Saturday. Somewhere in wintertime.
Billy Baker takes us surfing – in New England – in February.
The pandemic forced restaurants to change their service models to focus on online ordering and delivery. Now, many mom and pop operations seem to have well designed and regularly updated online menus, and the delivery sites work even better. That’s good news for the software developers that build these things and, ultimately, for customers.
I’m not great with faces and since everyone is wearing masks these days, it’s even harder to pick people you know out of the crowd at the grocery store. (But at least now I have an excuse for not recognizing someone.)
The Guardian has the story on that guy and his company buying up all the music, including Neil Young’s catalog.
And since the new Apple M1 Macs are super powerful and efficient, they should be great for mining crypto, right? Well actually…
It’s Saturday in a winter wonderland. Happy birthday to Charles Barkley, Patty Hearst and J. Geils.
Kim Janey is off to a good start. Chris Osgood is a ‘get things done’ type of guy who is also easy to work with. And he knows his way around city government. Great choice for chief of staff.
First there was the fail whale. Now we have the much less alliterative “four-armed octopus of doom” to alert us to the broken Massachusetts vaccinate appointment website. The state technology team and software vendor PrepMod continue to trade blame. “It wasn’t our octopus,” a PrepMod spokesperson told the Globe.
Watching the birds waiting for their turn at the feeders this morning I wondered how they keep their feet warm. Apparently it’s all in the circulation.
Here’s something new to worry about. The earth’s magnetic field is due for a shift. Way overdue, actually. Previously scientists didn’t think a pole reversal would be a big deal but a new study is starting to raise alarms. Think Texas, but worldwide and indefinite.
And it’s been 45 years since Frampton Comes Alive! came out. It’s aged like Boone’s Farm.
Thursday. Today is Cow Milked While Flying in an Airplane Day. Uh-huh.
In what may be the final chapter of the Bulger saga, after almost 19 years in custody, John Connolly is set to be freed from prison on a medical release.
Just because something works in Boston doesn’t mean it will work across the river in Cambridge. Licensing authorities in the people’s republic kiboshed a proposal for live acoustic music that would have bolstered local bars and restaurants because of the potential for noise complaints. Now, about those leaf blowers.
Crowded House have a new song ahead of a new album coming in June. That’s good news.
Later today the Perseverance Mars Rover will land on the red planet. NASA is live-streaming just after noon. You can watch a behind-the-scenes video from the Jet Propulsion Laboratory while you wait. Or you can go out to Crispy Creme and get yourself a mars doughnut.
And another transit system goes for easy, contactless payments. Hint: it’s not ours.
It’s Valentines Day Sunday. And we’re halfway to March.
The Globe takes us inside the process of appointing a new police commissioner.
Frank Wilczek has a new book out, Ten Keys to Reality. Here’s the Times review. Wilczek also recently appeared on Sean Carroll’s podcast to talk about topics in the book and the current state of physics. I’ve noticed that there have been plenty of other physics-related stories floating around recently. Here’s Sabine Hossenfelder on panpsychism, Alan Lightman on infinity, Dennis Overbye on luminance and Miguel F. Morales on particle interaction. There have also been recent stories about news in quantum chaos and dark energy. And finally, Conan O’Brien and Jim Carry discuss the stochastic phase switching of a parametrically driven electron in a penning trap. That happened.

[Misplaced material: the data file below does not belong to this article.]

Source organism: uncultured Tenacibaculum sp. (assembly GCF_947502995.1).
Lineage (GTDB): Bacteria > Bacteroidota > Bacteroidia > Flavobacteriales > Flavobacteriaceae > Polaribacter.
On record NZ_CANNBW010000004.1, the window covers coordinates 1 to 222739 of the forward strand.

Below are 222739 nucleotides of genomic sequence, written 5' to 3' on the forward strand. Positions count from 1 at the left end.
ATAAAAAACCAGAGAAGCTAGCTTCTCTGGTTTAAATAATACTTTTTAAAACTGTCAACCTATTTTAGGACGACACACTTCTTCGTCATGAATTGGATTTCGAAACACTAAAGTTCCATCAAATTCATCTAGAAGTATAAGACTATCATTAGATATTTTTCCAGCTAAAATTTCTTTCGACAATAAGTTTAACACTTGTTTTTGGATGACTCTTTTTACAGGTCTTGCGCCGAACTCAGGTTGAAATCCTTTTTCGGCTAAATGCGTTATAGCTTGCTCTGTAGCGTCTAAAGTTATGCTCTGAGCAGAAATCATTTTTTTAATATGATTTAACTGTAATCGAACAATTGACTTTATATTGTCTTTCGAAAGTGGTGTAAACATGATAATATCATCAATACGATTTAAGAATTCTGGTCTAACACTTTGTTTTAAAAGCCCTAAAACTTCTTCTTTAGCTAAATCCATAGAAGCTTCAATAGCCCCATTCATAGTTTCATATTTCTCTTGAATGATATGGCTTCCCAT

Derek Thompson believes that we can get past the pandemic by the summer if we get smart and busy with vaccine distribution.
A 30 year practical joke involving George Harrison, Phil Collins and Jackie Stewart. “Don’t worry, it was a piss-take.”
And the acquittal wasn’t unexpected but it was a disappointment. Sad.
It’s Saturday, Galentine’s Day.
A high-speed rail link between Boston and New York that tunnels under Long Island Sound and makes the trip in an hour and a half? Sounds like a good idea but I doubt it could be done in my lifetime.
A couple of years ago Bloomberg published a story on a massive hardware hack involving Super Micro Computer servers and China. Then the story died with lots of conflicting information and denials floating in the wind. There’s been nothing on it since then, even though, as one of the authors points out, there should be plenty of evidence out in the world to confirm the allegations. Now Bloomberg has an update that, as Nick Heer notes, doesn’t do much to clear up the mystery but does quote many more un-named sources. If I were to guess, I’d say an ongoing successful counter-intelligence op was at play here.
So here’s the plan: we’ll start with the oldest part of the population and then require them to set up their vaccine appointments over the internet. I can’t imagine why this wouldn’t work well.
Ever search for a recipe only to be assaulted with pop-up ads and messages begging you to subscribe to something you have no interest in, and then scrolling and scrolling and scrolling to find the actual recipe, which often requires going to another page to see the final steps, where you then may have to endure another set of pop-ups, etc.? This is where you begin to lose faith in what the Internet has become. But then something like this comes along and your faith is restored.
And the album Tapestry is fifty years old this week. The Guardian assembled a group of fellow singer-songwriters, including James Taylor, Ricky Lee Jones and Danielle Haim, to reflect on the album. So far away.